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You can also pick a specific contact group for the Allow Calls Fromsetting, but you can only set up contact groups using the Mac version of the Contacts app. Open the Contacts application on your Mac desktop, then click File > New Group to get started. As long as you’re syncing your contacts using iCloud, your desktop groups in Contacts will sync up with the Contacts iOS app.
You can also enable the Repeated Calls setting, which will allow urgent callers to break through Do Not Disturb mode if they call twice within three minutes.
Enable 'VIP' alerts for email messages

There’s little chance you’ll get through an important meeting without glancing at your iPhone or Android phone if your screen is constantly flashing with alerts for new email messages. Follow these steps to ease your email notification overload.Ben Patterson / IDG
Tap the little "i" next to iOS's VIP mailbox to start adding very important people to your list.
For iOS:
Mail’s 'VIP' alerts give you separate notifications for your most important email contacts, perfect for leaving you alone unless a message from a close friend or someone in upper management lands in your inbox.

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Open the Mail app, back up to the main Mailboxes screen, tap the little 'i' next to the VIP mailbox, then tap Add VIP to add a contact to your VIP list.
Once you’ve added some names to the list, tap VIP Alerts to manage your VIP notifications. You could, for example, give messages from VIPs a special ringtone or a custom vibration when they arrive in your inbox, or allow VIP alerts—and only VIP alerts—to light up your lock screen.
Android doesn't have its own version of iOS's handy VIP feature, but you can replicate it using filters in Gmail. Click here for the trick.
Turn on alerts for Gmail’s Priority Inbox—and off for all your other inboxes (Android only)

If you're not interested in hacking iOS's VIP alerts into your Android phone, you can take advantage of Gmail's secret formula for determining which messages are most important to you.
Gmail’s Priority Inbox sifts through your incoming messages finds the email that you’re most likely to want to answer.
Using your prior emailing habits as a guide, Gmail’s Priority Inbox sifts through your incoming messages, finds the email that you’re most likely to answer, and puts them into an “Important and unread” folder. Everything else (such as random email promos, newsletters, and other lower-priority messages) goes into the aptly-named “everything else” section of your inbox.

Once that’s done, you can set the Android version of Gmail to alert you only when new messages land in your Priority Inbox—and hopefully, you’ll feel better about leaving your silenced phone alone.
First, you’ll need to enable Gmail’s Priority Inbox feature. Open Gmail, tap the menu button in the top-left corner of the screen, tap Settings, pick a Gmail account, then tap Inbox type > Priority Inbox.
Tap Manage labels, then make sure that Priority Inbox is the only Gmail label with notifications turned on. (If you don’t see a Sound on, Notify once or similar tag next to a label, then notifications are off for that label.)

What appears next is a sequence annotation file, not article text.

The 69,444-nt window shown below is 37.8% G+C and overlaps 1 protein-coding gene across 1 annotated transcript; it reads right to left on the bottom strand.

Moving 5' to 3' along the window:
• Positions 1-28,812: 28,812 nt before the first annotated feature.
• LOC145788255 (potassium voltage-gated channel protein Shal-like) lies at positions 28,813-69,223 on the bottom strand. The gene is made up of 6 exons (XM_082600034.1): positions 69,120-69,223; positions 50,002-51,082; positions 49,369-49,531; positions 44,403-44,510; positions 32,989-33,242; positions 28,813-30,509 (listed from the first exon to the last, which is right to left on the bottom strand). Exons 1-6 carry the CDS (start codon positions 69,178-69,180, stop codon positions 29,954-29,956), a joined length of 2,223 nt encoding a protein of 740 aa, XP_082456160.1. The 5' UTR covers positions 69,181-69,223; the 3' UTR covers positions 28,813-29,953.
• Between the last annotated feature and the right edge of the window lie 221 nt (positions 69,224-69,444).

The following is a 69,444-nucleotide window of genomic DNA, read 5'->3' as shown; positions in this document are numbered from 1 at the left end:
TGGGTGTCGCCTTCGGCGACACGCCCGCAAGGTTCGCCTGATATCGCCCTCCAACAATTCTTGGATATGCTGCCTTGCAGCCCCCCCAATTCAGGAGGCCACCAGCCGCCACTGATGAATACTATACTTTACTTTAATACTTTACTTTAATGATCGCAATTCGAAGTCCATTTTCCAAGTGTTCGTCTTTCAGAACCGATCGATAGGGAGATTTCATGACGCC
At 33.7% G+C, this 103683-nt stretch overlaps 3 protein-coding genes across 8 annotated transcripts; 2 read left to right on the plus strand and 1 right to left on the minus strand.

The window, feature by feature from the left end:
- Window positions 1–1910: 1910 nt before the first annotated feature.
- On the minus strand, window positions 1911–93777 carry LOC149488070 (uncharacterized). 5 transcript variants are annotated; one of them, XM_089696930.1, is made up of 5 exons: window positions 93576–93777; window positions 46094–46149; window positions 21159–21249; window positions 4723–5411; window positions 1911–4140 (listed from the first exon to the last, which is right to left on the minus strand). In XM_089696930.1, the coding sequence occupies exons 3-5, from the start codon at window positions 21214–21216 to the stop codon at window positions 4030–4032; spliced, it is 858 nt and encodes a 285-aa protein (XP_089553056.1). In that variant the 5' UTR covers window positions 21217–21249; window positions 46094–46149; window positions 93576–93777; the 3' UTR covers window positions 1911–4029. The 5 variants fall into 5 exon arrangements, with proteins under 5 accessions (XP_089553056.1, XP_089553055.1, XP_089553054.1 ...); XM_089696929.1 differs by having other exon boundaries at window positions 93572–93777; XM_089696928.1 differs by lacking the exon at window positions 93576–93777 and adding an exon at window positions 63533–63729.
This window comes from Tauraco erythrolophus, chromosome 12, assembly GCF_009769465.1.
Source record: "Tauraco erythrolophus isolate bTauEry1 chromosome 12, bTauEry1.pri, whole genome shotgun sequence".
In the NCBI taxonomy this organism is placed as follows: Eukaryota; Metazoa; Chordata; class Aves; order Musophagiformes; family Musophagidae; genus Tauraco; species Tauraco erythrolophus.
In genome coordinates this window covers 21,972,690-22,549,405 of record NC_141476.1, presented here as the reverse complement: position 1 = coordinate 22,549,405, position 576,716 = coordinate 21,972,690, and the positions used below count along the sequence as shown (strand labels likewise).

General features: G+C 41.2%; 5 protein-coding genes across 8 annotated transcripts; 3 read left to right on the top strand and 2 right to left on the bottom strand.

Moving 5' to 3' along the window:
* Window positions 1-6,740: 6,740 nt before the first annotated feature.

Turn off unneeded lock-screen notifications (Android & iOS)

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So, you’re in a meeting, your phone is sitting dutifully—and silently—on the table in front of you, and you’re giving your colleagues your full attention. But then it happens: Your phone’s lock screen lights up, and your eyes can’t help but flick down to the display ... which is nothing more than a random Facebook update.

It’s easy to pare your lock-screen notifications down to an absolute minimum—or off completely.

Luckily, it’s easy to pare odwn your lock-screen notifications to an absolute minimum—or turn them off completely, even when you don’t have Do Not Disturb or Priority mode switched on.

For Android:
To keep your phone’s lock screen from lighting up when notifications come in, tap Settings > Display, then toggle off the Ambient Display setting. Or, here's another option: Tap Settings > Sound > Do not disturb > Block visual disturbances, then enable the Block when screen is off setting. Doing so will keep alerts blocked by Do Not Disturb from lighting up your phone's lock screen.
You can completely turn off notifications for a specific app by tapping Settings > Notifications. Tap an app, then enable the Block all setting. You can also choose to show an app's alerts silently—but remember, even silent notifications can be tempting.
Another way to disable an app's alerts is by long-pressing its notification when it appears. When you do, you'll get the chance to block its alerts or show them silently.
While you’re at it, you might also want to turn off your handset’s pulsing notification light—you

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know, the one that’s saying “Look at me, look at me!” all the time. Go back to Settings > Notifications, tap the Settings button (the one shaped like a gear) in the top right corner of the screen, then toggle off the Pulse notification light setting.
Just below the Pulse light notification toggle is a setting that can disable all lock-screen notifications, regardless of whether Do Not Disturb is switched on. If you're willing to forgo any and all lock-screen alerts, tap On the lock screen, then choose the Don't show notifications at all setting.

To completely turn off an app’s notifications, tap Settings > Notifications, tap an app, then toggle off the Allow Notificationsswitch.
If you only want to disable an app’s lock-screen notifications, leave the Allow Notifications switch on but turn off the Show on Lock Screen setting.
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